Stakeholders prepare for the U.S. Food and Drug Administration’s (“FDA”) rulemaking effort to “make explicit” that laboratory developed tests (“LDTs”) are devices subject to the agency’s oversight, reigniting outstanding questions of jurisdiction and authority.
The Office of Management and Budget’s Office of Information and Regulatory Affairs (“OIRA”) recently received a proposed rulemaking from FDA to regulate LDTs as medical devices under the Federal Food, Drug, and Cosmetic Act (“FDCA”). In response, a number of stakeholders from the diagnostics and laboratory industries and research and policy groups have coordinated meetings with multiple agency representatives throughout this month.
FDA, citing its experiences with laboratories during COVID-19 and oncology companion diagnostics, has been signaling its intent to advance administrative action if a legislative solution regarding LDTs was not reached, although it was unclear whether FDA would pursue rulemaking, enforcement, or both. After Congress failed to pass the VALID Act (Verifying Accurate Leading-edge IVCT Development Act) in December 2022, FDA’s plan to move forward on at least rulemaking became evident. In June 2023, the Department of Health and Human Services identified a near-term action in the Spring Unified Agenda, proposing a rule to amend regulations to “make explicit” that LDTs are devices under the FDCA.
OIRA has scheduled meetings with several stakeholders, including AdvaMed, the American Clinical Laboratory Association, Association for Molecular Pathology, Center for Science in the Public Interest, Association for Diagnostics and Laboratory Medicine, and Friends of Cancer Research, and agency representatives, reflecting the scope of interest in and potential impact of LDT regulation across U.S. health care—from patients and practitioners to hospital, academic, and clinical laboratories and device manufacturers. But the potential impact extends beyond these meeting participants, including to telehealth services providing or facilitating diagnostic testing as well as public health centers, retailers, and pharmacies offering testing services.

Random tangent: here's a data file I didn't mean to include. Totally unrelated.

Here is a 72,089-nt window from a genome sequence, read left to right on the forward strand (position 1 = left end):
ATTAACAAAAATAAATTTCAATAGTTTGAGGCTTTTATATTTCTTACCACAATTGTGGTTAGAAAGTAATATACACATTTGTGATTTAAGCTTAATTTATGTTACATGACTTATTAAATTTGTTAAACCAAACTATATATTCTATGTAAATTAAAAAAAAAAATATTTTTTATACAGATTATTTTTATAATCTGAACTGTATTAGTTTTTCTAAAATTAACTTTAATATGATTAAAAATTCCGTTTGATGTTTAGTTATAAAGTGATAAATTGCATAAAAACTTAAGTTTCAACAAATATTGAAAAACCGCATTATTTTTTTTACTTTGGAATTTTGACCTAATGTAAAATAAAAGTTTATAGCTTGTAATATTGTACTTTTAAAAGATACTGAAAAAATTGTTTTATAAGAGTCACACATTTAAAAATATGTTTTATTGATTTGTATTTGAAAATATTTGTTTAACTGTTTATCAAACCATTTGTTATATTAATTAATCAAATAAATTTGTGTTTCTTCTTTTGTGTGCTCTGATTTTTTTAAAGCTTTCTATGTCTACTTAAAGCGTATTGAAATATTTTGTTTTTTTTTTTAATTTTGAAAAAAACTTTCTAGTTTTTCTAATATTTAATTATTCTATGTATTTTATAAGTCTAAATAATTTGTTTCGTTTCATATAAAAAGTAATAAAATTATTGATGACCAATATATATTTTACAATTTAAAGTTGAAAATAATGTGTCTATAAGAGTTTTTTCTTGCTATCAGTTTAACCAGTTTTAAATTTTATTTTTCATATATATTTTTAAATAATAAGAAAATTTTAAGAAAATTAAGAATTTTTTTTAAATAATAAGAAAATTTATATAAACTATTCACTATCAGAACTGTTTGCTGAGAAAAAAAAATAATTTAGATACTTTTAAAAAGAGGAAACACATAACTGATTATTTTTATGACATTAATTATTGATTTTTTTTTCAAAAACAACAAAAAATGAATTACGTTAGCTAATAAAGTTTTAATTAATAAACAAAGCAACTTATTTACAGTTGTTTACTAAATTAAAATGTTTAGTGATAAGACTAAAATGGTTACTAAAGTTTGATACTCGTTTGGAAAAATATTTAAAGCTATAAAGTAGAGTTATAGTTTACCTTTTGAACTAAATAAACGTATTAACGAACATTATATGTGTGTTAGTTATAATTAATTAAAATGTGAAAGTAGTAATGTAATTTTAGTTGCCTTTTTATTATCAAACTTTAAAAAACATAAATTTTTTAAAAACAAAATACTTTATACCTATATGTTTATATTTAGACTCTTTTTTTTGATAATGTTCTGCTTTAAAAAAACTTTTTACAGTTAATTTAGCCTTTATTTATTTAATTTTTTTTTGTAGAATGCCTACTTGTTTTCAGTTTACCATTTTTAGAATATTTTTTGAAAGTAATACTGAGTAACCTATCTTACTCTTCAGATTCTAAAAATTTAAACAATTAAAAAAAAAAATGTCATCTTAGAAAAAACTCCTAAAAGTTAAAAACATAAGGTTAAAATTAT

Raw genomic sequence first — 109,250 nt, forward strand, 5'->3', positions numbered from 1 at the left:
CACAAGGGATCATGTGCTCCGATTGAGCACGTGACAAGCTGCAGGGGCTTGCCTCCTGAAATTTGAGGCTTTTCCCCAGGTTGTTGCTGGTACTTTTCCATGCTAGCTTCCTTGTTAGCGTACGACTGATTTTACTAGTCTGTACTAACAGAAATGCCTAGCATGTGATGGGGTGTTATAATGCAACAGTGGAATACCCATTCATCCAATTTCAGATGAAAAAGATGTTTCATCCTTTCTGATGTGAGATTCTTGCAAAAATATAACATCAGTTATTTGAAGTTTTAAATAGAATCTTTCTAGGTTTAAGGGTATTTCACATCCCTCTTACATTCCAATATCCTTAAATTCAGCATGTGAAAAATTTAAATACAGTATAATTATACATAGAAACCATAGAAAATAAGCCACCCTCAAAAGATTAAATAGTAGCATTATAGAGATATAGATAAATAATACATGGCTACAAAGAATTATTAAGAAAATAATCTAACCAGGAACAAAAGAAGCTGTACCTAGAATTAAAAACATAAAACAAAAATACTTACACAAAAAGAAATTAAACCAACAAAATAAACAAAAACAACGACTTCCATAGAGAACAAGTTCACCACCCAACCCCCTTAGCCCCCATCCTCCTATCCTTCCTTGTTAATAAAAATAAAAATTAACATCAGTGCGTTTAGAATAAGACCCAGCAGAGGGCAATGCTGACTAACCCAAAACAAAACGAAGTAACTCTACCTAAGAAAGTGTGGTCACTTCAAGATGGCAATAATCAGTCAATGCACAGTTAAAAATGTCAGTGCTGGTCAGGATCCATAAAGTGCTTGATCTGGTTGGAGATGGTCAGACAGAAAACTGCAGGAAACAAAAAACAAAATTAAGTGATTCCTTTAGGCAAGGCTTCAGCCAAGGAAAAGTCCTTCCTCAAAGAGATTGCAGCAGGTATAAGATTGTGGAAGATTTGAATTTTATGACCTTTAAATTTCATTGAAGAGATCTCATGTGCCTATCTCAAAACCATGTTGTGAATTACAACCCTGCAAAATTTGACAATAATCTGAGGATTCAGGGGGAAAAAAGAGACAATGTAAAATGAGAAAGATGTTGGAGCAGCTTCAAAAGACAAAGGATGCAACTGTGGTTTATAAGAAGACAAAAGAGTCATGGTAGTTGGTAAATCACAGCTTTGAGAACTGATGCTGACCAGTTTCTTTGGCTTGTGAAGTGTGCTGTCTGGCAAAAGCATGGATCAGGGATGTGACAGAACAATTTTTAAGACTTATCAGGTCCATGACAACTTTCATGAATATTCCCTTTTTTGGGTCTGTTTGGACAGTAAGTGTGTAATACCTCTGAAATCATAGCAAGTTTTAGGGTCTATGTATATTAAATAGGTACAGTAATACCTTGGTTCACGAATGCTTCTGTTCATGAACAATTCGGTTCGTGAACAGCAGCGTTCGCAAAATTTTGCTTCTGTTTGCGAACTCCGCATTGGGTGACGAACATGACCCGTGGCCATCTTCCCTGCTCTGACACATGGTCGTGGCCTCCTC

Prior to this development, FDA’s last attempt to “clarify” the application of the FDCA and certain implementing regulations to LDTs was through issuance of a 2014 draft guidance, which received strong stakeholder response. Ultimately, FDA abandoned the draft guidance in 2017, instead releasing a discussion paper synthesizing interested party feedback and a possible approach to LDT regulation. Issuance of the proposed rule is anticipated in the coming weeks or months, as FDA previously targeted August 2023 for initiation of the rulemaking.